Troops from the Special Operations Command (SOC) - more commonly known as the "riot police" - have not been frequently deployed in Little India due to the area's falling crime rate.
There is also a need to prioritise the deployment of this limited resource, which also performs security and anti-terrorism patrols elsewhere, said Deputy Commissioner of Police T. Raja Kumar yesterday.
Mr Raja Kumar is the first police witness to testify at the public hearing convened to look into the Dec 8 riot in Little India.
He was responding to a question by the Committee of Inquiry as to why SOC troops were being deployed in places like Boat Quay and City Hall, instead of an area like Little India where foreign workers have had a reputation of getting drunk.
The Maria Hertogh riots in 1950 led to the formation of police riot squads, the predecessor of the SOC, to deal with public order disturbances, said Mr Raja Kumar.
But the threat assessment in Little India "suggested that such a forward deployment (of the SOC) was not necessary".
The number of auxiliary police officers deployed in the area have almost doubled as well, from the "high 40s" in 2009 to 81 today.
More manpower had been channelled to Rochor Neighbourhood Police Centre, which serves the Indian ethnic enclave.
There is also a dedicated intelligence team that focuses on Little India, he said, adding that the foreign workers there have "by and large" been compliant.
In the midst of ramped-up enforcement, the crime situation in Little India has improved "quite significantly" in recent years, said Mr Raja Kumar.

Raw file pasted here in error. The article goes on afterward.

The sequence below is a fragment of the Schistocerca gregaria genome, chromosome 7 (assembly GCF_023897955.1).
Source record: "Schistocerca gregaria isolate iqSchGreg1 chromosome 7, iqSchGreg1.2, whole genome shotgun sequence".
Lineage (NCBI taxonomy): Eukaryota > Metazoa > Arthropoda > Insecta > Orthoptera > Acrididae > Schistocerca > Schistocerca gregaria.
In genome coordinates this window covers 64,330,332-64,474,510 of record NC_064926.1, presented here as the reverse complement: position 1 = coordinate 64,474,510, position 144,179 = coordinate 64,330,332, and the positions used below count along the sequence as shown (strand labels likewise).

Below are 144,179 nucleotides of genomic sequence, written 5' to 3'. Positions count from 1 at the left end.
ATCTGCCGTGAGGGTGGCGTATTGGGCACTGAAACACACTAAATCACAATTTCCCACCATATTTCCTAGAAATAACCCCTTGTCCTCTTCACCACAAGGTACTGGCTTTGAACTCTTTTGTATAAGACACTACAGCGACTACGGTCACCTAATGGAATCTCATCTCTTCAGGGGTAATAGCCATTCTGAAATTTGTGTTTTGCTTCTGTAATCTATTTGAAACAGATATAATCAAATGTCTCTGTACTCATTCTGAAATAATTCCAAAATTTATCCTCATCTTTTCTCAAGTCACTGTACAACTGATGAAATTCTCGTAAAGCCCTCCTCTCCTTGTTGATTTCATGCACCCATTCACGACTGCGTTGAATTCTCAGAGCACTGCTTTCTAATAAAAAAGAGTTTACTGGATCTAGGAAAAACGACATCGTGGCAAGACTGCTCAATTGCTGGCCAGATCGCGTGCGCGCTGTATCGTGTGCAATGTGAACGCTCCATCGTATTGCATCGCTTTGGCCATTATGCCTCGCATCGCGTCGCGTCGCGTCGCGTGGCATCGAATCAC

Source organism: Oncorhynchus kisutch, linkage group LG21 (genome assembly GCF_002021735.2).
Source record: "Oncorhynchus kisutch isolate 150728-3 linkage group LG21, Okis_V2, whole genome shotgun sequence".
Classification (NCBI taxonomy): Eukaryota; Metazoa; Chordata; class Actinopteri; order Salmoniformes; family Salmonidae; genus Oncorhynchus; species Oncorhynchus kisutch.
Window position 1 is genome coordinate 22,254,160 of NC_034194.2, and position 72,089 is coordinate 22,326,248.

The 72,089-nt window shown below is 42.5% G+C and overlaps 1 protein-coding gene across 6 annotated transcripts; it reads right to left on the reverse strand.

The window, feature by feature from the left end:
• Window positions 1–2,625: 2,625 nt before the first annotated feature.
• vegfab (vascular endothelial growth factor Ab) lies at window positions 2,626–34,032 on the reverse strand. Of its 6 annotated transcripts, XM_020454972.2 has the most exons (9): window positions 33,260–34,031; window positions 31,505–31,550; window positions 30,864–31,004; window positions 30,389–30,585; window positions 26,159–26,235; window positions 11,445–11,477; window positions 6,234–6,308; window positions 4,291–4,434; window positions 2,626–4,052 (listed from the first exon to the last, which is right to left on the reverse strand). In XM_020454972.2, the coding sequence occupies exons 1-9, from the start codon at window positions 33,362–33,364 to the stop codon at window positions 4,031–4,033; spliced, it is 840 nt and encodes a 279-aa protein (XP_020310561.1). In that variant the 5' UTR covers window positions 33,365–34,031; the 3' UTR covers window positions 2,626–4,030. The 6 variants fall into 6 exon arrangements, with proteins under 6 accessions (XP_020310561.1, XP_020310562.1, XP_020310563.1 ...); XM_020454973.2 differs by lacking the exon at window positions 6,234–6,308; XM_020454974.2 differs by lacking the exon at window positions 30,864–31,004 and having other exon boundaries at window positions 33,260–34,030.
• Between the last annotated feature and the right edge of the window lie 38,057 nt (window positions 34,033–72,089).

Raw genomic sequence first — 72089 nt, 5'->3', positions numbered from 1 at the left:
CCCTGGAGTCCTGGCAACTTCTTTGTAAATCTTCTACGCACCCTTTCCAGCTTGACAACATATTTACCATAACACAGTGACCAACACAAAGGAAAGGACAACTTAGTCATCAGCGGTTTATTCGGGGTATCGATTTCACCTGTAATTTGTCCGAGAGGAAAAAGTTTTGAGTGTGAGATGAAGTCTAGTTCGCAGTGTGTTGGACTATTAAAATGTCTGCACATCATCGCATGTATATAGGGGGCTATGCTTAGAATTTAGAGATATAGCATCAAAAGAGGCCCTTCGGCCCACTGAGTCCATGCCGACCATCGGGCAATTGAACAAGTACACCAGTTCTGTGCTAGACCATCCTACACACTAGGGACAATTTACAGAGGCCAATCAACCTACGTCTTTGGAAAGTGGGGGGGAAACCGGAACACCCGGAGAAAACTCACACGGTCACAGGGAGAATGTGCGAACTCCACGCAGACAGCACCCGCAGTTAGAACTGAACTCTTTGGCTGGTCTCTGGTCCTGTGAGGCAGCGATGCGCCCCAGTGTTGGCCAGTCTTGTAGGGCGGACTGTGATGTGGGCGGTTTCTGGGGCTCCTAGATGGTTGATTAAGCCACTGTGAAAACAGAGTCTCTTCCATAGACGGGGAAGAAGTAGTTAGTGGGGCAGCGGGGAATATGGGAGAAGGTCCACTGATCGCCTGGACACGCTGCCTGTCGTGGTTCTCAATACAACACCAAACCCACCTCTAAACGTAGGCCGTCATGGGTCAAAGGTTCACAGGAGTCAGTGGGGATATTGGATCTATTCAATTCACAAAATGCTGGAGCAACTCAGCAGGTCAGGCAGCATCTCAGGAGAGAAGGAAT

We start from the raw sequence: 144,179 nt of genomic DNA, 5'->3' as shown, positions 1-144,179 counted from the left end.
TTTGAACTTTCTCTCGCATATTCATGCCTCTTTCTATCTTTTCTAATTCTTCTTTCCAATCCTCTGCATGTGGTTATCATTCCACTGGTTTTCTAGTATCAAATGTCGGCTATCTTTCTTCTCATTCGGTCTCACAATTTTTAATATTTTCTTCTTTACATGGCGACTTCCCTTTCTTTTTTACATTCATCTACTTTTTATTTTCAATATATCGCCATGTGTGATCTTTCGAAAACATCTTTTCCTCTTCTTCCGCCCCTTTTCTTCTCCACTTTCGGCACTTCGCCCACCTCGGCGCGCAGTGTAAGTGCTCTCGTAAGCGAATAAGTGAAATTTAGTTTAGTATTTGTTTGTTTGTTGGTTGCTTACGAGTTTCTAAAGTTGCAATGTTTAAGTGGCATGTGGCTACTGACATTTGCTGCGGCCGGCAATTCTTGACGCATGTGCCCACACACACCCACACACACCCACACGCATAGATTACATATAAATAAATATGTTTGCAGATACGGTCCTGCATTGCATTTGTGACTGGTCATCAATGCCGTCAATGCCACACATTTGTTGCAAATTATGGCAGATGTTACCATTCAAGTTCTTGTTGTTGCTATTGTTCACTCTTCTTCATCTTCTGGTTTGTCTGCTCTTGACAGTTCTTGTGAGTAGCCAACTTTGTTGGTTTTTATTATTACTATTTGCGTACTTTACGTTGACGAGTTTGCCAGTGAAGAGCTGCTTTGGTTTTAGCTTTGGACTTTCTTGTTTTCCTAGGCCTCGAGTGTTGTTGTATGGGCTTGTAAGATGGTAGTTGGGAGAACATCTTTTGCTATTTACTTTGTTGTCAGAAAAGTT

He revealed that the number of major crime cases fell 32 per cent between 2009 and last year, compared to the 19 per cent fall nationwide over the same period. "So we are talking about lower crime, and a better crime situation in Little India," he said.
Meanwhile, the number of summonses issued for jaywalking offences rose to 2,000 last year, from the 300 issued five years ago. Still, SOC troops were deployed in Little India for anti-crime patrols on no less than 16 occasions last year, he revealed.
This included events such as Thaipusam, where it was determined that there is a greater potential for public order disturbance.
However, the police do not have the "luxury of resources" to deploy an SOC troop in Little India every weekend.
This was, in part, due to a shifting global security environment after the Sept 11 attacks in the United States.
As such, the SOC, which used to deal solely with public order disturbances, has now also taken on counter-terrorism tasks.
Mr Raja Kumar said that despite these new demands, the force is also facing tighter manpower. "At the peak, the SOC had as many as 12 troops. We are now at eight. The number of persons has also come down in each troop.
"But even if we cut the size of the SOC, we have made an effort to up its capability."
On the issue of deployment, he said it is not just "one location which is pre-eminent".
Citing other "potential problem spots" such as Geylang, he said: "Would we want to deploy troops to Little India every weekend? If we have the resources, we will do it."